The Cove (2021) Review
My first reaction to The Cove was the zombie apocalypse, sure has changed. It seems like only yesterday that once the dead started walking, survival involved heavy, hard to bite through clothes, staying out of sight, and guns. Big, powerful guns.
As The Cove begins, Cairo Yazid (Garrett Barghash, Adventure Harbor) is casually wandering through deserted Los Angeles in a tank top and lounge pants. He’s saved from a pack of zombies, or Wanderers as they’re called, by Olli (Dana Kippel, Fatal Memory, Midnight Television) who’s wearing a crop top and cargo pants. Neither are armed. Who knew the end of the world would happen on Casual Friday?
A bit less casual is what’s going down between Capt. Solomon (Robert Enriquez) and some pirates. Their leader, Luther (Mike Markoff, Wrong Place, Wrong Time, The Rockville Slayer) wants to know the location of The Cove, a settlement safe from the walking dead. Solomon’s daughter Amber (Elisa Janelle Alpizar, Hell’s Kitty: The Musical) is a resident there and they are determined to make him tell them how to find it.
The Cove gets off to a very low key start. Cairo and Olli mostly talk and occasionally hide from Wanderers. The scene between Solomon and the pirates doesn’t carry any feeling of menace. Even after his partner Lt. Colonel Cook (Phillip Cook, Karate Do, Uncle Ed’s Bucket List) gets the drop on them, they let the two surviving buccaneers walk away, even as they tell Solomon what they’ll do to his daughter when they find her. For some reason, I had problems believing anyone would react like that.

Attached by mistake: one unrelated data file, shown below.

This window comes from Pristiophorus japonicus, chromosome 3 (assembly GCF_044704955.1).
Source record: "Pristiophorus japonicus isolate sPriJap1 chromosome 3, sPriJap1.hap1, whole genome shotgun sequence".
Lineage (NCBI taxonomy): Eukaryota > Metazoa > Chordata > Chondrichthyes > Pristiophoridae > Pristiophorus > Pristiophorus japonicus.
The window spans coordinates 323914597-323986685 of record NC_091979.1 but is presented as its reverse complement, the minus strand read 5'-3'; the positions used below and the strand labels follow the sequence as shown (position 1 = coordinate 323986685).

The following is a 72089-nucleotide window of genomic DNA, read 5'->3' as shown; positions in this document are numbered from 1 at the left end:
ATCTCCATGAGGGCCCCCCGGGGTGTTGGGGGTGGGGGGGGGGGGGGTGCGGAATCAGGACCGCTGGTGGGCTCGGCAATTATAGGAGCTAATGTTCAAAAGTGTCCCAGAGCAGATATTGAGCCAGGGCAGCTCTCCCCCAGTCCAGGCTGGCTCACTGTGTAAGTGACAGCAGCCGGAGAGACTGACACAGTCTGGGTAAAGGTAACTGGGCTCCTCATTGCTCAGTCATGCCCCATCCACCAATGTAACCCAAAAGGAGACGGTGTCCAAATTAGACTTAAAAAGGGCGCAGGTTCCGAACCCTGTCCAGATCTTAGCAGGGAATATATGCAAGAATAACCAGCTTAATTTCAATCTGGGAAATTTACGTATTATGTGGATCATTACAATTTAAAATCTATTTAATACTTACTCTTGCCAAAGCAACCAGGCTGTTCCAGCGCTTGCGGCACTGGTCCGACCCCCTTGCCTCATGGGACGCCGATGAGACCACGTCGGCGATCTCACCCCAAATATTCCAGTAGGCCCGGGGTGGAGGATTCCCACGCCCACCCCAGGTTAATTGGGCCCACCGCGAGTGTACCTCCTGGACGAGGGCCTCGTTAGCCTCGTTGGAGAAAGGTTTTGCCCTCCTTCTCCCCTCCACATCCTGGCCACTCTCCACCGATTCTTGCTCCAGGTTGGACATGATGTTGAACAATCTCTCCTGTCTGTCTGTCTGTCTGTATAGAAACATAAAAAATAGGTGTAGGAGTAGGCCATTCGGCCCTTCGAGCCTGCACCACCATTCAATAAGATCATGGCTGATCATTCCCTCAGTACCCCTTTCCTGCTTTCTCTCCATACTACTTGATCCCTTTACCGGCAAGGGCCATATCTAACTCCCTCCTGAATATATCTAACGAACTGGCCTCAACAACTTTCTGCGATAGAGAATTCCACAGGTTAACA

There are also multiple scenes where we see that LA isn’t that deserted. A bus goes under a bridge as Cairo walks over it. We see houses with lights on, quite a few of them actually. Which also raises the question of why he and Olli are living outside rather than in an empty house. This confusion is a running problem throughout The Cove. Writer/director/star Robert Enriquez gives us, among other things, scenes of empty streets, abandoned police cars, and a deserted National Guard base. He also gives us scenes in buildings with electricity, flyovers of military (?) jets and talks about a working refinery. So has society collapsed, or are the pandemic and zombies just a mere annoyance?
Overall, the first third feels like two separate films spliced together. And Eric Roberts’ (Unchained, 7 Deadly Sins) cameo as Luther’s father feels like it came from a third, unrelated, film. He sits in an office, ranting about wearing masks in restaurants and armed revolt while unexplained assassins fight with his security goons.
By the time the two sets of survivors cross paths, it had become obvious to me that The Cove wasn’t going to be an action-packed film. And that it wasn’t even going to be a scary film, either. The Cove seems to want to be a character study along the lines of The Battery with some action scenes thrown in. An examination of how people respond under the worst sort of pressure. Unfortunately, it really doesn’t come together on that level either. Too many scenes, especially between Cairo and Olli, have no dialogue, which makes it hard to learn anything about them. And Cairo’s transformation from someone who literally cries when threatened to a ruthless killer is way too abrupt and unconvincing.
The Cove does have a few nice touches, like the aquatic zombies and the weird luminescent blue water. But that was far from enough to keep me interested. Between a script that seemed confused as to just how ravaged and destroyed society is and distinctly unbelievable characters, I was zoned out well before the Deus Ex Machina ending.
Head Gear Films will release The Cove in the UK and Ireland on April 26th. TriCoast has the US rights, but I haven’t seen a release date announced. You can check the film’s Facebook page for more details.